Air and weather. (2008). Berkeley, CA: FOSSweb. Retrieved June 12, 2010, from http://www.fossweb.com
Children dress a bear appropriately for the temperature in either Fahrenheit or Celsius. A list of specific weather and general science objectives are listed on the parent/teacher section of the page.
Be a weather watcher for a week. (2010). Toronto, Canada: EcoKids. Retrieved June 12, 2010, from http://www.ecokids.ca
Charts are provided for students to record temperature, precipitation and general weather observations. Instructions are written for student use.
Careers in meteorology. (2010). Atlanta, GA: The Weather Channel. Retrieved June 12, 2010, from http://www.theweatherchannelkids.com
An audio visual question and answer session with the meteorologists from Weather.com is provided. There are ten questions asked of 25 meteorologists. A video is shown of each professional responding. Short biographies appear below each as they answer.
Create-a-cane. (2002). Washington, D.C.: National Hurricane Center. Retrieved June 12, 2010, from http://www.nhc.noaa.gov/HAW2/pdf/canelab.htm
Students investigate the best conditions for a hurricane. Four elements are examined: latitude, temperature, moisture amounts in different atmospheric levels and wind levels. A score of 50 represents perfect conditions for hurricanes.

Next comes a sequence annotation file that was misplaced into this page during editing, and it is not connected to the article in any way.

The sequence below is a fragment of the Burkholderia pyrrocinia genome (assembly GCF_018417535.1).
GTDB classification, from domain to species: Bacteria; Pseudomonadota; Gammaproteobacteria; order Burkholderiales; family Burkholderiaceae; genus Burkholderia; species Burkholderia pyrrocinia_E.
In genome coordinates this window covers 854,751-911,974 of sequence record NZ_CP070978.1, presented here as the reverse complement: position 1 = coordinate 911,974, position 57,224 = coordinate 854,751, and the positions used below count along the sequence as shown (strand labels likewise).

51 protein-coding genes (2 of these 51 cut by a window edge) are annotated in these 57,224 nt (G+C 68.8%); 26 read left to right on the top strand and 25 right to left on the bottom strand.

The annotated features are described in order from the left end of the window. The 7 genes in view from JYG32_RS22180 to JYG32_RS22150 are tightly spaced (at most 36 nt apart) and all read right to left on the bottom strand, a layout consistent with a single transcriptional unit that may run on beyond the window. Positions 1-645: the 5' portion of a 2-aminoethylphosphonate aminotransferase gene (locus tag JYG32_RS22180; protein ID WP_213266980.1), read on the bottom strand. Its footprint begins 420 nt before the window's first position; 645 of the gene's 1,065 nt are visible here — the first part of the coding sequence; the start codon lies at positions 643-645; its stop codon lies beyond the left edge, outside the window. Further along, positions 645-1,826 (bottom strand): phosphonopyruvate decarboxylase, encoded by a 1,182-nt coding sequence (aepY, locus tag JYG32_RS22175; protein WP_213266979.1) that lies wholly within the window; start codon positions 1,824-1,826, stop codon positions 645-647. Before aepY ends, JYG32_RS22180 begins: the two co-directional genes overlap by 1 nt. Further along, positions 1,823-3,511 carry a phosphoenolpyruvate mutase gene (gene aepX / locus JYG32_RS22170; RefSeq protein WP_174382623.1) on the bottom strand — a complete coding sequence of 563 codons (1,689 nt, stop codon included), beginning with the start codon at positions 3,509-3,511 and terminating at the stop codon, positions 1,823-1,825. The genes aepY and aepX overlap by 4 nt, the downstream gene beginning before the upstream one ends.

Mazes. (n.d.). Atlanta, GA: The Weather Channel. Retrieved June 12, 2010, from http://www.theweatherchannelkids.com
Two mazes are provided. Sun safety is for younger children. Severe weather preparedness is a more complicated maze for older children. Clues are left based on the theme to help students find their way out of the mazes.
UM weather cam. (2004). Ann Arbor, MI: University of Michigan Weather. Retrieved June 12, 2010, from http://cirrus.sprl.umich.edu
While not specifically an interactive activity, this site provides weather cams across the United States and parts of Canada for students to observe and compare weather conditions.
Weather activities. (2010). Columbus, OH: Edheads. Retrieved June 12, 2010, from http://edheads.org/
“Report the Weather” allows students to report the weather based on given weather conditions, while “Predict the Weather” has them making weather predictions based on historical weather data. In both sections, students work with maps, terms and symbols. The home page has accompanying lesson plans for teachers.
Weather watch. (2010). New York, NY: Scholastic Inc. Retrieved June 12, 2010, from http://teacher.scholastic.com
Students investigate how changes in equatorward temperatures, poleward temperatures and relative humidity each influence the weather. Every change students make is accompanied by an explanation of the phenomenon.
Wind mapping with bubbles. (2010). New York, NY: Museums Science Fair Project Ideas Science Education. Retrieved June 12, 2010, from http://www.tryscience.org
Both student and teacher instructions are provided for using bubbles to help map wind direction. Questions are asked to help with observation and lesson extension. Instructions for mapping are provided.